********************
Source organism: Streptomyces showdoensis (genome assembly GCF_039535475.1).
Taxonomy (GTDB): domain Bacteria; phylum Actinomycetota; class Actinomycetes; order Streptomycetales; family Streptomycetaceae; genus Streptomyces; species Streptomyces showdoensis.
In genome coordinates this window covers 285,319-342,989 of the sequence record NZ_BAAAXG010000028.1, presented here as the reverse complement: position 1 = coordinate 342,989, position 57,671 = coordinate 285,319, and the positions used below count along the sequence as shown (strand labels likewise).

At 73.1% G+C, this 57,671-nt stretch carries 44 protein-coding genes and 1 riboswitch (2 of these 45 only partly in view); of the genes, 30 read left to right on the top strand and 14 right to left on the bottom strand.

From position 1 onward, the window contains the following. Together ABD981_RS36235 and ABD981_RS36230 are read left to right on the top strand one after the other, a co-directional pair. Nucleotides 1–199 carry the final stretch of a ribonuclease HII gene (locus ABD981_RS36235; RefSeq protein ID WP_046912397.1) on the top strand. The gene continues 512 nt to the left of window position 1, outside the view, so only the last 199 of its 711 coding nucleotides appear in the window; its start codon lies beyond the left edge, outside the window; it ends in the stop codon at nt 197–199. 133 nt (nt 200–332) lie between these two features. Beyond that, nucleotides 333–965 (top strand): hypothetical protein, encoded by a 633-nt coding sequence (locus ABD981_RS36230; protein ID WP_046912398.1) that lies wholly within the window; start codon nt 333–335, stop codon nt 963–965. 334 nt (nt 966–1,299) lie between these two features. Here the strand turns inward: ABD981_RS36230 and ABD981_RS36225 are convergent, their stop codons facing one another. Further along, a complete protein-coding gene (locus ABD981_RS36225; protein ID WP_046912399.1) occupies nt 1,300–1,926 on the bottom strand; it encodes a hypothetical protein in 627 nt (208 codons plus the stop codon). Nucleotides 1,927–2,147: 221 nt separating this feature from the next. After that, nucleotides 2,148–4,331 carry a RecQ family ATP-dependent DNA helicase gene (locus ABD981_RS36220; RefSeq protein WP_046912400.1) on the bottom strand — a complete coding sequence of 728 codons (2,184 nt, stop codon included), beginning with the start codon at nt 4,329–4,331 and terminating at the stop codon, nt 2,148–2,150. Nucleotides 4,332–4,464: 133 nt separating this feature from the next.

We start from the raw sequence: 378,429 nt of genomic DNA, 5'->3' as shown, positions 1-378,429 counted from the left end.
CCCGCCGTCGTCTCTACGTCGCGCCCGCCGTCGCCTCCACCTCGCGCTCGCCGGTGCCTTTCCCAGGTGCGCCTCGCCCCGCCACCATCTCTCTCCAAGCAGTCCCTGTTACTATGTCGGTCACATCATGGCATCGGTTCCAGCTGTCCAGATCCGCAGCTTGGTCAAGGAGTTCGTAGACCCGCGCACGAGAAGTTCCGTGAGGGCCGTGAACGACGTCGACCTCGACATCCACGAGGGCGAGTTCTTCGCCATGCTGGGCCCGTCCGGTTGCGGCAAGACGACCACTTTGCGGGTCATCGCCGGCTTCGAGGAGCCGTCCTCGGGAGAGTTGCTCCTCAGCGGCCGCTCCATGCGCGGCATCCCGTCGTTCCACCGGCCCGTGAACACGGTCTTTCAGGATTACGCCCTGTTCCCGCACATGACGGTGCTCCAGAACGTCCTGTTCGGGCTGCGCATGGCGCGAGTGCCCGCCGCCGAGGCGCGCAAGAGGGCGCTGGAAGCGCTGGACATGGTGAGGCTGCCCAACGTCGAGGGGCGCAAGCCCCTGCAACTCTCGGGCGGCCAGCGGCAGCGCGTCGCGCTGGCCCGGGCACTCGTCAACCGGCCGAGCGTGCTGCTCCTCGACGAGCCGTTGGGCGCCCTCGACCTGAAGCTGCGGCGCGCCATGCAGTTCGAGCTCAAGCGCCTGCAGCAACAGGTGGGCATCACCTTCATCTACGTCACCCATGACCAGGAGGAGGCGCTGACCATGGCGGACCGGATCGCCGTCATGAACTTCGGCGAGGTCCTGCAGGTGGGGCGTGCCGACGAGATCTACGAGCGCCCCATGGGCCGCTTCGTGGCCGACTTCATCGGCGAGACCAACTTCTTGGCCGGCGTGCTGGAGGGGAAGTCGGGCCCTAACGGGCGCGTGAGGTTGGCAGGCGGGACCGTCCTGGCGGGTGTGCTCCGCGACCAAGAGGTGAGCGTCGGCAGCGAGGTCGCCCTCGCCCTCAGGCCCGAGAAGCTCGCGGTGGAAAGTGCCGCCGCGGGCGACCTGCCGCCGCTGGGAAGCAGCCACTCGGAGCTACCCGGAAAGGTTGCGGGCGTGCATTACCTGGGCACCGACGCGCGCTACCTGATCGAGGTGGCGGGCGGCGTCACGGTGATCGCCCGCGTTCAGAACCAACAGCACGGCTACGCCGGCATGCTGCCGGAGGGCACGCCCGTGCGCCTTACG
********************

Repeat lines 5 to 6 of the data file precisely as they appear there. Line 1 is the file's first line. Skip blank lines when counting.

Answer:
From position 1 onward, the window contains the following. Together ABD981_RS36235 and ABD981_RS36230 are read left to right on the top strand one after the other, a co-directional pair. Nucleotides 1–199 carry the final stretch of a ribonuclease HII gene (locus ABD981_RS36235; RefSeq protein ID WP_046912397.1) on the top strand. The gene continues 512 nt to the left of window position 1, outside the view, so only the last 199 of its 711 coding nucleotides appear in the window; its start codon lies beyond the left edge, outside the window; it ends in the stop codon at nt 197–199. 133 nt (nt 200–332) lie between these two features. Beyond that, nucleotides 333–965 (top strand): hypothetical protein, encoded by a 633-nt coding sequence (locus ABD981_RS36230; protein ID WP_046912398.1) that lies wholly within the window; start codon nt 333–335, stop codon nt 963–965. 334 nt (nt 966–1,299) lie between these two features. Here the strand turns inward: ABD981_RS36230 and ABD981_RS36225 are convergent, their stop codons facing one another. Further along, a complete protein-coding gene (locus ABD981_RS36225; protein ID WP_046912399.1) occupies nt 1,300–1,926 on the bottom strand; it encodes a hypothetical protein in 627 nt (208 codons plus the stop codon). Nucleotides 1,927–2,147: 221 nt separating this feature from the next. After that, nucleotides 2,148–4,331 carry a RecQ family ATP-dependent DNA helicase gene (locus ABD981_RS36220; RefSeq protein WP_046912400.1) on the bottom strand — a complete coding sequence of 728 codons (2,184 nt, stop codon included), beginning with the start codon at nt 4,329–4,331 and terminating at the stop codon, nt 2,148–2,150. Nucleotides 4,332–4,464: 133 nt separating this feature from the next.

We start from the raw sequence: 378,429 nt of genomic DNA, 5'->3' as shown, positions 1-378,429 counted from the left end.